Located in the northwest of the main island of Japan, Niigata Prefecture is divided into four geographical areas: Joetsu in the southwest, Chuetsu in the centre, Kaetsu in the northeast, plus Sado Island.
Until 1869, Niigata Prefecture was called Echigo – a name still used with pride – while Sado Island was an independent province. The areas were merged in 1876, in the second prefectural integration after the Meiji Restoration.
Niigata City is currently served by an international airport, the seaport, high-speed and regional trains, and numerous highways. The city also boasts an extraordinary local culture, rich agricultural land and a wide range of local products.
A port city at the mouth of the Shinano River, Niigata was one of the largest rice producers on the Japanese coast during the Edo period, and the city still has remnants of its past, such as traditional restaurants and traces of geisha culture. Once a major port of call, the city retains its important role as a centre of business and cultural exchange.
Sado Island, 45 km off the coast of Niigata, is an ideal destination for nature lovers and hikers, with its beautiful indented coastline, two mountain ranges and central plain. It is also a cultural and historical destination: the land of exile for many intellectuals hostile to the government in the Middle Ages, and the source of a local aristocratic culture – including a real craze for Noh theatre. The discovery of the Sado-kinzan gold mine on the island in the Edo period caused a rush that left a lasting impression on the landscape. The mine still produced several tons of gold and silver annually until it was closed in 1989.
Sado is also world famous for its Japanese taiko drums and its traditional Ondeko show based on these drums and characters dressed as demons. Each village has developed its own style and the best performances are presented at festivals.
Niigata is a major agricultural prefecture and one of the main growers of the Koshihikari and Gohyakumangoku rice varieties. Koshihikari is a table rice that benefits from the nutrient-rich water from the mountains at the time of snowmelt, as well as from the wide temperature range between the sowing and harvesting periods. These elements give Koshihikari rice the unique taste that makes it the country’s favourite rice.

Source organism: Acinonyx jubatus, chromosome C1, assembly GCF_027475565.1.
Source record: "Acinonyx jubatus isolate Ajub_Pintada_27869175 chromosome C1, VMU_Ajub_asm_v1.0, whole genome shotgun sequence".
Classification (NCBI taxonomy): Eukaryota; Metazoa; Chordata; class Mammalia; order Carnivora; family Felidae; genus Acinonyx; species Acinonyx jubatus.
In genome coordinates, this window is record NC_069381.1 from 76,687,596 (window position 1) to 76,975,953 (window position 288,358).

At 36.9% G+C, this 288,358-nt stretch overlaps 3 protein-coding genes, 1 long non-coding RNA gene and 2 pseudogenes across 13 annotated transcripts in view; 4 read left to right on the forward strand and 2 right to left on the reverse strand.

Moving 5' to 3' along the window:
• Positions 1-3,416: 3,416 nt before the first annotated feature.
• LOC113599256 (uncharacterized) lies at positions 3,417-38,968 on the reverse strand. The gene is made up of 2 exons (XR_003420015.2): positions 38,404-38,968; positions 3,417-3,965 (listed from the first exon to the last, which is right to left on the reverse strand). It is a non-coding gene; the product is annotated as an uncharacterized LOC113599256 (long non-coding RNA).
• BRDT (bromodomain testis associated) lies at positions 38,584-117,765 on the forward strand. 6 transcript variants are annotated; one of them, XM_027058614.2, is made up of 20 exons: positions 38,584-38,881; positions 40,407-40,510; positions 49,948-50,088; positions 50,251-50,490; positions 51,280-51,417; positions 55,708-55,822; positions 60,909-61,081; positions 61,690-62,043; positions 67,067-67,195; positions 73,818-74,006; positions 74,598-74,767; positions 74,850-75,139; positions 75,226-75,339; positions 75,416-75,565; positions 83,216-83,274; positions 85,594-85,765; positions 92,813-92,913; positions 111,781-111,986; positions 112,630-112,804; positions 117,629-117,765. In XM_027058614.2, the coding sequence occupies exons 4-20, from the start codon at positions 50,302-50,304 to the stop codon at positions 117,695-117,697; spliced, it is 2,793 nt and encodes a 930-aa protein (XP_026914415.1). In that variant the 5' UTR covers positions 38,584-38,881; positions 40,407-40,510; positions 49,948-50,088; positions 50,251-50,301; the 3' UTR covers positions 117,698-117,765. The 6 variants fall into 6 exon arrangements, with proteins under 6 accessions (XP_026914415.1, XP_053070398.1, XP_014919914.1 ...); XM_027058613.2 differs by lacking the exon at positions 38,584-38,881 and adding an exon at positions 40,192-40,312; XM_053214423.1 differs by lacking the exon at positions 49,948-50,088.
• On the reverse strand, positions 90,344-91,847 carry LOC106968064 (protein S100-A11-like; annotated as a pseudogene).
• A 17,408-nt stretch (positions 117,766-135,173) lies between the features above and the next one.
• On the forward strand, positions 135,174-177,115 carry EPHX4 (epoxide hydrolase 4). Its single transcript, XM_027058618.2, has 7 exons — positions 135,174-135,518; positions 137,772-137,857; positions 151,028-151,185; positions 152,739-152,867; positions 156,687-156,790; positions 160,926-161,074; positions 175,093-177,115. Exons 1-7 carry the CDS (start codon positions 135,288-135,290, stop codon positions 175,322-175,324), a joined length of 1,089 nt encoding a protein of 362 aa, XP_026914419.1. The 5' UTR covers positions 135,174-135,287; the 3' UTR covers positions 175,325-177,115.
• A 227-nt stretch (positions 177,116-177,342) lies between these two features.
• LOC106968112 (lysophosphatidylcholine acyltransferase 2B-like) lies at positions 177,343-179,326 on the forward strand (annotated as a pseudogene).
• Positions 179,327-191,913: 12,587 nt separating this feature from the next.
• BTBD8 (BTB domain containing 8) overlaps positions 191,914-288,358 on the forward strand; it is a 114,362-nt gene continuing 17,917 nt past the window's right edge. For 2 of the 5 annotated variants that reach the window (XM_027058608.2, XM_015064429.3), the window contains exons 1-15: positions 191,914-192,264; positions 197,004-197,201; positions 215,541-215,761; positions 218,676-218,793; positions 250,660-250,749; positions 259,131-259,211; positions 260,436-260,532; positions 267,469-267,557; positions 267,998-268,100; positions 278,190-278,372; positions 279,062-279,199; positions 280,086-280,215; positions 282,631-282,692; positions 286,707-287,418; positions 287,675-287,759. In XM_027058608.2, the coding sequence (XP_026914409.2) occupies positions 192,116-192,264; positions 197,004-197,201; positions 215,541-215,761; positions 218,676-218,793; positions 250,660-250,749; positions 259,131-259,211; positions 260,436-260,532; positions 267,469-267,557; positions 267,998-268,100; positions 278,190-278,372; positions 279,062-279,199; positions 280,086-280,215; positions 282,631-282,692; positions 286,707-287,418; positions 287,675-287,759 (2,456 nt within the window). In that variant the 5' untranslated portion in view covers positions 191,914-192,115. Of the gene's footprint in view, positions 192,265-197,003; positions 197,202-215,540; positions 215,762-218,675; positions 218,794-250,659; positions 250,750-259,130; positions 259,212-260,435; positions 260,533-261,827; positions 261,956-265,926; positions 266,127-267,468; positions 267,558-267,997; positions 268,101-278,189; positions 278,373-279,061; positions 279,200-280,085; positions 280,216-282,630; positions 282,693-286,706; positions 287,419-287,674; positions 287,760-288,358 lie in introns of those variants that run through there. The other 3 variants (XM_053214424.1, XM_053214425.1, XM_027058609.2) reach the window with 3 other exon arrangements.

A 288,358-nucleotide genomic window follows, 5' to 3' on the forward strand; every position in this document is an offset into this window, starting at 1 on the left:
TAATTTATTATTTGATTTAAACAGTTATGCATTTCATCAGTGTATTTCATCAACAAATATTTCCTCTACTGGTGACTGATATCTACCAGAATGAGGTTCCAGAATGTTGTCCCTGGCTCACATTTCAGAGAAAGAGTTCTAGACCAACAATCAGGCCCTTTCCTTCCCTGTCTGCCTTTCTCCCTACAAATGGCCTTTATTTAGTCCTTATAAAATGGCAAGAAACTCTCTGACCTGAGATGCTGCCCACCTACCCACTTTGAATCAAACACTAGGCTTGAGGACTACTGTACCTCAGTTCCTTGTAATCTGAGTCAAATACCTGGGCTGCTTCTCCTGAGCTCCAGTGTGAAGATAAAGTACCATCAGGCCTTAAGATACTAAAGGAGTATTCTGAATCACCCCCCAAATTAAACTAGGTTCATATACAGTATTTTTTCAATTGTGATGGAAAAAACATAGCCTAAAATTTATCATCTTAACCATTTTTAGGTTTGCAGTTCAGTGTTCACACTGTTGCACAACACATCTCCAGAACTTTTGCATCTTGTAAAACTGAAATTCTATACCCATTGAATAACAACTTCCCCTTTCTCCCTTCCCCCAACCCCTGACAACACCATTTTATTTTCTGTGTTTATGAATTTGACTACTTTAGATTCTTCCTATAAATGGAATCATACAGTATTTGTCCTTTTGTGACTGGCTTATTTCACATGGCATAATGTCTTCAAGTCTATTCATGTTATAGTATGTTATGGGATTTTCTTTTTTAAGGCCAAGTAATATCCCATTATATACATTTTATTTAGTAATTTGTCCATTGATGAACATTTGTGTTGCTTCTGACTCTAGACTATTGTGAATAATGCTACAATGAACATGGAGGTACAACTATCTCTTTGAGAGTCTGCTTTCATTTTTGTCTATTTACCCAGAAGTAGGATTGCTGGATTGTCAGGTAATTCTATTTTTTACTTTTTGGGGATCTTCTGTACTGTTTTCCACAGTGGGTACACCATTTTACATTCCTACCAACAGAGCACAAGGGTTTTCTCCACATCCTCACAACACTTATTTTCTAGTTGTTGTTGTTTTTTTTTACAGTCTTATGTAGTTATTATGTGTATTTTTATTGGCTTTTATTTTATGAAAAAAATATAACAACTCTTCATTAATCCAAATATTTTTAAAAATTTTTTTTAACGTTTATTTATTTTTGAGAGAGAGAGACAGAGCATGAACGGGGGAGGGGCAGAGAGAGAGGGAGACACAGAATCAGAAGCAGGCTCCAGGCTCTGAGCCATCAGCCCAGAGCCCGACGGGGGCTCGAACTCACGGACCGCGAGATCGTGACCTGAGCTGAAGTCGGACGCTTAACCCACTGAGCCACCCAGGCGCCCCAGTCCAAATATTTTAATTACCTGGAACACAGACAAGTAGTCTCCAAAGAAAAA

Gohyakumangoku is a sake rice (sakamai). It is distinguished by its large grains and above all by its large, well-centred starchy core, which makes it ideal for polishing. Its high starch content also ensures vigorous and stable fermentation. A sake made from Gohyakumangoku rice is generally light and fresh, typical of the Niigata style of sake, and contrasts with the richer, full-bodied sakes made from Yamada Nishiki rice.
Niigata is also known for its considerable fishery resources. Water from the snowmelt enters the rivers in the spring and feeds excellent plankton in the region’s two major rivers: the Shinano and the Agano. The nutrients are also consumed by the region’s fish, particularly small fish and whitefish, many of which are prized for their refined flavour.
While sake is the result of complex craftsmanship and thousands of years of mastery in Japan, in Niigata the secret can be summed up (almost) in one word: snow. The snowfall is two to three times higher than the national annual average. Niigata is therefore renowned for the quality of its rice and the purity of its water, two crucial elements in the making of sake.
Most of Niigata’s 90 sake houses focus on high quality handcrafted sake, producing just 8% of the sake made in Japan.
Niigata is also home to the Sake Research Institute, a pioneering and innovative institute established in 1930 as a forward-looking professional organisation whose sole mission is to improve the quality and variety of Niigata sake. This includes research into the koji fungus, the development of new rice varieties, and temperature control during fermentation.
For example, the Institute has recently developed a new rice-sake variety called “Koshitanrei” which is expected to become the flagship rice for sake producers in Niigata, especially for their Ginjo and Daiginjo sakes.